It is time for a new Africa beyond borders and boundaries

African leaders will be convening in Ethiopia’s capital, Addis Ababa, for the 37th summit of the African Union on Saturday. During the two-day gathering, the Heads of State and Government of the African Union will discuss issues of peace, development and integration against the backdrop of resurgent coups, global food and commodity crises and heightened geopolitical competition across the continent.

The integration agenda holds particular significance as global powers vie for influence over African states, evident in the growing number of “Africa summits” hosted by individual countries outside the continent in recent years.

Africa faces several complex and multifaceted challenges, yet the urgent priority today must be continental integration which would remove barriers to labour and capital mobility. To this end, I urge the leaders gathered in Addis Ababa to rise above customary speechmaking and confront this challenge head-on. They can draw inspiration from the unwavering resolve of AU founders who united to alleviate the adverse effects of colonialism.

Therefore, the summit must take concrete and practical steps to accelerate the implementation of the African Continental Free Trade Area (AfCFTA), a trade regime that aims to establish a tariff-free market for goods and services. In addition, the summit should lay the groundwork for the creation of a “Made in Africa” economic corridor that would augment the continental efforts towards a pan-African marketplace.

I have witnessed such promises made in the past. In May 2022, during the Extraordinary AU Summit in Malabo, Equatorial Guinea, I was part of the Ethiopian delegation led by Prime Minister Abiy Ahmed. That trip took us to Kenya, Nigeria and Equatorial Guinea. As minister of minerals and energy, I attended ministerial meetings and AU sessions that seemed routine, rather than practical steps to address real challenges. As we flew across the continent and during the summit, a single question kept percolating in my head: Why can’t Africa and its leaders join hands and realise the prosperity that our people so richly deserve? Are there, perhaps, some invisible chains holding us back? If so, what are they?

Then, I remembered the fable of the elephant rope: the story of a young man who, while travelling through the forest, stumbles across a camp of elephants; he finds the mighty elephants tied to a small tree with thin pieces of rope and unable to roam freely. The elephants, the man later learns, had been held in place by the same chain since childhood, conditioned as they were, believing they could never break free. It is an apt metaphor for the structural impediments and systems of thought that still hinder the age-old dream of integrated Africa.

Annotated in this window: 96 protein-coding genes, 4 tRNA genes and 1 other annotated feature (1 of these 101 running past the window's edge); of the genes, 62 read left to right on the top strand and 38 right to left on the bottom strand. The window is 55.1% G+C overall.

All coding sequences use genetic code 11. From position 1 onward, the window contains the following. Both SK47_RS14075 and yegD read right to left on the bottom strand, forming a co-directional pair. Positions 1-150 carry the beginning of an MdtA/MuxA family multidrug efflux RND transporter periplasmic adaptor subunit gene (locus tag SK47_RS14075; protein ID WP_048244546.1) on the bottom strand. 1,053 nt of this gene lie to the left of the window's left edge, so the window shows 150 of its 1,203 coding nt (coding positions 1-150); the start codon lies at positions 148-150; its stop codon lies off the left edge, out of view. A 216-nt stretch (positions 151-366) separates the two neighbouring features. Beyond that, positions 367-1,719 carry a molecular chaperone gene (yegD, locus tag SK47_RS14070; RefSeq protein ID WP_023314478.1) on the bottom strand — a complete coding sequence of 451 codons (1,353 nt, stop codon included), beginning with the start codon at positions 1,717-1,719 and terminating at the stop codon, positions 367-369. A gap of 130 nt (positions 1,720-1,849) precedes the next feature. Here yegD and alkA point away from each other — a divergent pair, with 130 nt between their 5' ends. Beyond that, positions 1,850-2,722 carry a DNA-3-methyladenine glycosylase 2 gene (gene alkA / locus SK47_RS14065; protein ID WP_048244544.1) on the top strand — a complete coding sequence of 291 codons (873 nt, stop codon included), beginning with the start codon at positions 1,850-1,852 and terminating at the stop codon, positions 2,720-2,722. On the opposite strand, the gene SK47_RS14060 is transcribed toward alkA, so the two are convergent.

The truth is our continent is filled with big elephants now: a young and rapidly growing population; proliferating technological and economic innovations; vast reserves of human and material resources that are yet to be fully explored and utilised; and a growing consumer base for global goods and commodities. However, it seems Africa is still being held back by a tiny rope: post-colonial artificial borders and a governance model that keeps it in shackles. The convergence of colonial borders and leadership failures continues to push African countries into internal conflicts, civil wars, border disputes, and fragile political, economic, and institutional predicaments.

Kenyan-American scholar Makau W Mutua has argued for a return to the pre-colonial map – to a world before European colonisers divided our overlapping communities. But, this, of course, poses more questions than it answers: who would initiate or even be trusted to embark on such a controversial project? Are colonial borders truly the root causes of African conflicts and barriers to its integration?

Across Africa, the boundaries of ethnic and cultural groups are often fluid and porous. It would be challenging indeed to determine where one group’s territory ends and another’s begins. Additionally, redrawing the map of Africa would likely lead only to more conflicts. It might increase economic disparities and language barriers. Importantly, doing away with post-colonial borders would not promote the goal of a united and prosperous Africa. We must think differently.

Let us take a step back a few decades. At the inaugural summit of the Organization of African Unity, the forerunner of AU, in 1963, the founding fathers laid down a resounding vision for continental integration, unity and solidarity. They stressed the critical need for Africans to unite in order to overcome their shared difficulties and shape the continent’s future. There was a strong sense of optimism, resolve and dedication to cooperating for the advancement and welfare of African people. The leaders articulated a shared vision of a united Africa, free from conflict, division, and underdevelopment. They set up African states to assume their rightful place as influential, independent nations.

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